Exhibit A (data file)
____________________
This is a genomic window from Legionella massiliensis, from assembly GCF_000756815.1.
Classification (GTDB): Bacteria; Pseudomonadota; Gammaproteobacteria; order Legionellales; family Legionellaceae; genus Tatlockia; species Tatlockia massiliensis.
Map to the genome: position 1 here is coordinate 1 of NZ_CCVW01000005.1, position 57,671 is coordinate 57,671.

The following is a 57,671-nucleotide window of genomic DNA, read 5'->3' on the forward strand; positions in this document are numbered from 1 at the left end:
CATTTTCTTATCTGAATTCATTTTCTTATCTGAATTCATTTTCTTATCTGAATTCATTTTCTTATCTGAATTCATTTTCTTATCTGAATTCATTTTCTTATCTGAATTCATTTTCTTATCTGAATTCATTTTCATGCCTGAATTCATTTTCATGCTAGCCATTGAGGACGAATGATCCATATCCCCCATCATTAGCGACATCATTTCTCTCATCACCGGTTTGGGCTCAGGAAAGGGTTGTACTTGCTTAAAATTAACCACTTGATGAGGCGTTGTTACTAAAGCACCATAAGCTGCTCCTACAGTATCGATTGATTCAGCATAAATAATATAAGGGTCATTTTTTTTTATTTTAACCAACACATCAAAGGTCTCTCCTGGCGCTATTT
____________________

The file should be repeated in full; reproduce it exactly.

This is a genomic window from Legionella massiliensis, from assembly GCF_000756815.1.
Classification (GTDB): Bacteria; Pseudomonadota; Gammaproteobacteria; order Legionellales; family Legionellaceae; genus Tatlockia; species Tatlockia massiliensis.
Map to the genome: position 1 here is coordinate 1 of NZ_CCVW01000005.1, position 57,671 is coordinate 57,671.

The following is a 57,671-nucleotide window of genomic DNA, read 5'->3' on the forward strand; positions in this document are numbered from 1 at the left end:
CATTTTCTTATCTGAATTCATTTTCTTATCTGAATTCATTTTCTTATCTGAATTCATTTTCTTATCTGAATTCATTTTCTTATCTGAATTCATTTTCTTATCTGAATTCATTTTCTTATCTGAATTCATTTTCATGCCTGAATTCATTTTCATGCTAGCCATTGAGGACGAATGATCCATATCCCCCATCATTAGCGACATCATTTCTCTCATCACCGGTTTGGGCTCAGGAAAGGGTTGTACTTGCTTAAAATTAACCACTTGATGAGGCGTTGTTACTAAAGCACCATAAGCTGCTCCTACAGTATCGATTGATTCAGCATAAATAATATAAGGGTCATTTTTTTTTATTTTAACCAACACATCAAAGGTCTCTCCTGGCGCTATTT